Using the State Curriculum: Reading/ELA, Grade 5
|Clarifications: Each clarification provides an explanation of an indicator/objective to help teachers better understand the skills and/or concepts.|
Standard 3.0 Comprehension of Literary Text
Indicator 3. Analyze elements of narrative texts to facilitate understanding and interpretation
Objective c. Identify and describe the setting and the mood and explain how the setting affects the characters and the mood
In The Coastwatcher, interaction between the character Hugh and the setting establishes the mood of a portion of the text.
To begin tracking the mood, note the date: August 1943. The time is during World War II, and it is reasonable to infer that during a time of war, people become apprehensive. The narrator, Hugh, is watching the ocean and sees a "speck" which, from onshore might be something ordinary, but its movement is "too fast" and "too straight" and creates a "wake splashing along behind it".
In the second paragraph the "speck" now becomes "the thing" and it is "coming closer all the time." Hugh now develops "goose bumps" at the prospect of the unknown moving closer.
In the third paragraph the sea oats in back of Hugh "rustle" which startles him until he discovers that the noise was made by his dog. The "thing" in the water moves in front of them whereupon Hugh pronounces it a "periscope."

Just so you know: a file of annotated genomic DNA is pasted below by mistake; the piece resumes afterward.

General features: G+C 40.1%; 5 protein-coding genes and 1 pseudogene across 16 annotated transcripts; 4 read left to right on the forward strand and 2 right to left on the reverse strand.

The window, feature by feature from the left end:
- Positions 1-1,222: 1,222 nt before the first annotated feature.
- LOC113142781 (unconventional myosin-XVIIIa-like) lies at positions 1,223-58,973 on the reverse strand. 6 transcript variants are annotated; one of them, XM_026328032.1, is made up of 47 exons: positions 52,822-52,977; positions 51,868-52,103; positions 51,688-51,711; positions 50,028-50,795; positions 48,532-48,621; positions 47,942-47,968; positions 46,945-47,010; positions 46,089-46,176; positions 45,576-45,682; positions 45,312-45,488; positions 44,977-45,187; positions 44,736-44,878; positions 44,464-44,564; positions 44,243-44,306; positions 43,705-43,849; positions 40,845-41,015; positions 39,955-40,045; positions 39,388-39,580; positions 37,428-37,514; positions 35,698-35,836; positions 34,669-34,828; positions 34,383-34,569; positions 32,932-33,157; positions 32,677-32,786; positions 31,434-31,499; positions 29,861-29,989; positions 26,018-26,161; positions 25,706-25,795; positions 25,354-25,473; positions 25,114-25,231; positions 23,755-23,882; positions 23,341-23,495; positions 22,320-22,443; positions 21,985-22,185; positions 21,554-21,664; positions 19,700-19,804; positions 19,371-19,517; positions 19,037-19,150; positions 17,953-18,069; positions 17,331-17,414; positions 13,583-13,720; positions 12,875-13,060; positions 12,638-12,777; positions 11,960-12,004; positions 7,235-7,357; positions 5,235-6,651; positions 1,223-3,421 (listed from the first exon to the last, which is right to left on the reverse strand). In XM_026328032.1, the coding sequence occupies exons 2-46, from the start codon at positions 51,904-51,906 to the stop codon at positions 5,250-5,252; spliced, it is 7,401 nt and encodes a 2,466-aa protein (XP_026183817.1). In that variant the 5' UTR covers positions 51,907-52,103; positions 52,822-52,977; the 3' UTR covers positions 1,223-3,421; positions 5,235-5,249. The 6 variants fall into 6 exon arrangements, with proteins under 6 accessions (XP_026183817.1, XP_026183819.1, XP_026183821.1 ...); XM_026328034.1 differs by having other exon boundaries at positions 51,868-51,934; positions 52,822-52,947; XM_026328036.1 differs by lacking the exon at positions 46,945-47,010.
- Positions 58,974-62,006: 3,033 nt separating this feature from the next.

In following paragraphs, after Hugh's mother has called him indoors, he registers physical reactions to the setting. Sweat comes down his face, and his eyes burn from staring at the ocean. Now the "thing" in the ocean moves very little, and Hugh, once again, is convinced that it is a periscope. The "thing" disappears from sight, and Hugh's "heart thumped."
Before leaving the beach, Hugh stares at the ocean and feels that "something was out there" that will be "a secret. His secret."
Mood is the feeling that a text imparts to a reader. In The Coastwatcher, the character's reaction to the setting conveys the mood. Setting includes both time and place, and in this passage, it is wartime on an isolated beach. The apprehension in that setting is heightened when the main character observes a hard-to-identify object, which behaves in peculiar ways. The character's reaction to this object accelerates the apprehension.
Word choice also plays an important role in determining mood. For example, the unknown object begins as a "speck," progresses to "the thing" and ends as a "periscope." Against a wartime background, the choice of words conveys increasing unease. In addition, words that describe Hugh's physical reactions are telling. In "broiling hot sun" … "he was all goose bumps" Hugh's eyes burn rather than hurt; his heart thumps rather than beats. The physical reactions speak to a high level of anxiety. Finally Hugh acknowledges that the unknown object in the ocean is a secret but not just any secret "his secret." That Hugh wants in some manner to "own" this potentially dangerous situation increases the threat.
A student who examines the text to determine mood might identify the mood as mysterious or tense, which speaks to the more threatening aspects of the situation. But a student who strongly identifies with Hugh might identify the mood as adventurous, which embraces the more exciting elements of the circumstances. Either choice can be supported with the text.